When New York's attorney general, Eliot Spitzer, isn't grandstanding against 80-year-olds like John Whitehead and Maurice Greenberg, he's out raising money for his gubernatorial campaign. We haven't spent much time at Mr. Spitzer's fund-raisers, but the attorney general's campaign Web site is highlighting an audio clip from one that had us shaking our head at Mr. Spitzer's audacity. "This campaign is about one thing - it's about restoring New York to the greatness that it once defined," Mr. Spitzer says on the audio clip. He refers to "The political movements that have begun here - the labor movement, the environmental movement, the women's rights movement, the civil rights movements, the anti-war movement, that is New York." There you have it, in a nutshell, every thing that's wrong with the modern Democratic Party, all in one Spitzerian sentence.
Start with the relentless pandering to special interest groups. We bow to no one in our admiration for the labor movement's role in the struggle against communism, but is the week that a union brought hundreds of millions of dollars in economic damage to the city by launching an illegal strike really the most appropriate moment for Mr. Spitzer to be singing the labor movement's praises?
Then there is the solipsistic distortion of history. We've got nothing but high regard for Theodore Roosevelt's role as an environmentalist, but to say the environmental movement began in New York ignores the roles of John Muir, who was a Californian, and Gifford Pinchot, who was a Pennsylvanian. Likewise for the civil rights movement - while New Yorkers played important roles in the heroic struggle for equal rights and desegregation, the movement began in Atlanta and Selma and Birmingham and Montgomery.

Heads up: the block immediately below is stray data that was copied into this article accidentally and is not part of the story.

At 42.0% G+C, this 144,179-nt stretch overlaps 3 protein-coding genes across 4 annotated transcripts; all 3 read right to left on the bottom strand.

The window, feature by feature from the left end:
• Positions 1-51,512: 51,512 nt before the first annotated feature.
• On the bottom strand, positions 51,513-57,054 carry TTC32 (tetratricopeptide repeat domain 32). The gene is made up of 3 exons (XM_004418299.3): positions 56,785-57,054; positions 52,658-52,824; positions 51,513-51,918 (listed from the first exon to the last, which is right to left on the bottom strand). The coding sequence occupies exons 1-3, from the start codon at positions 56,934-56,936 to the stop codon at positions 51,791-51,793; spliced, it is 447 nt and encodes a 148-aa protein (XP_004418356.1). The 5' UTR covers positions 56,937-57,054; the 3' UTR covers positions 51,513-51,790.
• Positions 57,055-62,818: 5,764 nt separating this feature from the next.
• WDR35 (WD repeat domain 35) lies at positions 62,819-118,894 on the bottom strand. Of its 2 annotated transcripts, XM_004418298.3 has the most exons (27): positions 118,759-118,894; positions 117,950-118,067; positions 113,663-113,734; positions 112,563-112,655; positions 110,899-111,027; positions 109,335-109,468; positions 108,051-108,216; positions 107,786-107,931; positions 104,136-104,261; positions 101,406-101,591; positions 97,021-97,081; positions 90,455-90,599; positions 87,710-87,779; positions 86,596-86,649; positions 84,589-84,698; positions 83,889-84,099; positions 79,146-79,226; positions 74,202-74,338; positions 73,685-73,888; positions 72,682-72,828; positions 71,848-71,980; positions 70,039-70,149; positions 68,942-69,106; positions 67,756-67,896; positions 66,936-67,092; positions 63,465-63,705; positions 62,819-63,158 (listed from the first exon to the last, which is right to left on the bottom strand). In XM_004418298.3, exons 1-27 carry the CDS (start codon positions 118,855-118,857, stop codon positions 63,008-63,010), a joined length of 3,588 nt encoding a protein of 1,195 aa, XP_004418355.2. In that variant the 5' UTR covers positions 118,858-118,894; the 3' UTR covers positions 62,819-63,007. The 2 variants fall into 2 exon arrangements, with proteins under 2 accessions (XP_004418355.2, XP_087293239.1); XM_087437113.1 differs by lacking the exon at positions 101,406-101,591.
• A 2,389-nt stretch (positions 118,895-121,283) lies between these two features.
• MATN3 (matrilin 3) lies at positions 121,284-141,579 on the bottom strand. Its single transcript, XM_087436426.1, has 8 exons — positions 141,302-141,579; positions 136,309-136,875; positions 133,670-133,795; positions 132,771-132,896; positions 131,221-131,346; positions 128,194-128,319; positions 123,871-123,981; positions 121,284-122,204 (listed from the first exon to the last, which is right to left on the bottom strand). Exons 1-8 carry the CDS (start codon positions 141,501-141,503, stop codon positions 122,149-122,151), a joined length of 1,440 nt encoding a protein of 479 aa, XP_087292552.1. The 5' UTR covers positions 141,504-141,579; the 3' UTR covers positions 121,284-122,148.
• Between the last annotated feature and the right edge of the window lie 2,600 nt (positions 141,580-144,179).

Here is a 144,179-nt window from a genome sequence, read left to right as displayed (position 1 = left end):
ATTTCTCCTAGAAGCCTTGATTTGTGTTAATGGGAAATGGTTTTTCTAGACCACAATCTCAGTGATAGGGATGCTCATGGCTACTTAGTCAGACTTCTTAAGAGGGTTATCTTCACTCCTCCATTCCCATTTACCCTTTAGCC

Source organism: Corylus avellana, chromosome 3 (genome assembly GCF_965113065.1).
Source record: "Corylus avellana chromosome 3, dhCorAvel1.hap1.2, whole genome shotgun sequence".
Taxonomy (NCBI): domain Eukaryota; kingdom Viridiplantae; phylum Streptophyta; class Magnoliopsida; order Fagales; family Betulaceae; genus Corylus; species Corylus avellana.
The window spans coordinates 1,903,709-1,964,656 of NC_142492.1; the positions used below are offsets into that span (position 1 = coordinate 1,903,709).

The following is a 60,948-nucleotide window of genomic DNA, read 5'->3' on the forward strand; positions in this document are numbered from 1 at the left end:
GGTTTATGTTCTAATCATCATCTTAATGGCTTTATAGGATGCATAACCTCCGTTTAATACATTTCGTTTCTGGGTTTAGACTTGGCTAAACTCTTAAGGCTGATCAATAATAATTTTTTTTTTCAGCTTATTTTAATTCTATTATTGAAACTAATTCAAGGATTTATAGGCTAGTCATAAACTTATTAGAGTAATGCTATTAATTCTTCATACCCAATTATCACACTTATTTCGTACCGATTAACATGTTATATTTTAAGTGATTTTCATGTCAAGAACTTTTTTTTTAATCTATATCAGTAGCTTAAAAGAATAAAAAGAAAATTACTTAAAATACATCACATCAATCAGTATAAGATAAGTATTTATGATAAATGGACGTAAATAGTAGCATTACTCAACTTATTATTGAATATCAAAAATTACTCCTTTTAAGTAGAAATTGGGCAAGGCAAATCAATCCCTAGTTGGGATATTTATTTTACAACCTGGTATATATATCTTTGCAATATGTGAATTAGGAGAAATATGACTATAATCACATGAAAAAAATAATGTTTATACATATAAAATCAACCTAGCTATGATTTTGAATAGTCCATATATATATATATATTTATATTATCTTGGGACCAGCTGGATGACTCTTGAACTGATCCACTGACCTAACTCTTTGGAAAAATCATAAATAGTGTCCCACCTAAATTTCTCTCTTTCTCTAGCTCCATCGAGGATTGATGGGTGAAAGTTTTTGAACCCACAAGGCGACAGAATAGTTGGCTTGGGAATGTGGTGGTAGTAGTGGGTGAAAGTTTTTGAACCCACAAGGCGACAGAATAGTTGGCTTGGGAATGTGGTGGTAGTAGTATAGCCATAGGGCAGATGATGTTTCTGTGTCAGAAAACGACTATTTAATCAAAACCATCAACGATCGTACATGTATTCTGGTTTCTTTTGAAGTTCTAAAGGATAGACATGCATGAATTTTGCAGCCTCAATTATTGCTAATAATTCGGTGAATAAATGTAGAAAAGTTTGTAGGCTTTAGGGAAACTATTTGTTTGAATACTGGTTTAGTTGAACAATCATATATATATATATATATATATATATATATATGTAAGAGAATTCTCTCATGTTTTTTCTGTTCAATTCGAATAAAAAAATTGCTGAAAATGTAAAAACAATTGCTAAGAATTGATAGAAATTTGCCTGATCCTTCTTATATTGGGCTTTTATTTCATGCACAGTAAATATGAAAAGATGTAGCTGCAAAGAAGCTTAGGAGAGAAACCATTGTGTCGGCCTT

Then there is the reflexive anti-war sentiment. For Mr. Spitzer to praise New York as the birthplace of the anti-war movement - at a time when America is in the middle of a global war on Islamofascism in which our existence is at stake - is the worst kind of pandering to the hard-left moveon.org crowd.
Finally, consider the backward-looking tone and direction of Mr. Spitzer's message, which is symptomatic of a deeper sickness on the American left. He wants to restore New York to its old greatness. It is the left that has become the reactionary side in American politics. Mr. Spitzer's vision for the future is the past - the good old days of the anti-war movement and the civil rights movement and the women's movement. Never mind the pessimism - suggesting somehow that New York today is not great.
Governor Weld dropped by the offices of The New York Sun last week, and we have to say, the more one listens to him, the more he seems to have thought through these issues. We've a high regard for the other Republicans in the governor's race, especially John Faso and Randy Daniels, and we wouldn't want to underestimate Thos. Golisano. But Mr. Weld shows a serious command of the issues.
Ask about mass transit, and Mr. Weld mentions that while governor of Massachusetts, "we privatized bus lines." Some repair contracts were also put out to bid. Ask about term limits, which a poll by New Yorkers for Term Limits found 77% of New Yorkers favor, and Mr. Weld notes he is a former president of U.S. Term Limits. "I feel very strongly about term limits as a way to just stir up the pot," he says. Ask about school vouchers, and Mr. Weld says he support tuition tax credits and anything that will introduce choice and change and innovation that will challenge the traditional model. He speaks of Medicaid and pension costs as the two big enchiladas that need to be tackled in Albany, and of the advantages of a defined contribution pension program that would give public employees the power to make their own investment decisions and take their retirement funds with them if they change jobs. That would allow public employees to be part of the ownership society that is taking hold already with rising rates of homeownership in New York City.
We would love to find a Democrat who is forward-looking, optimistic, and engaged in the current debate, i.e., relevant. But it seems that every time Mr. Spitzer speaks it is class warfare of a kind that Fernando Ferrer just demonstrated goes nowhere. A governor's race between Mr. Spitzer and Mr. Weld could be one in which it is finally brought home to the public that it is the Republicans that have become the party of progress in this country, while it is the Democrats who want to turn back the clock.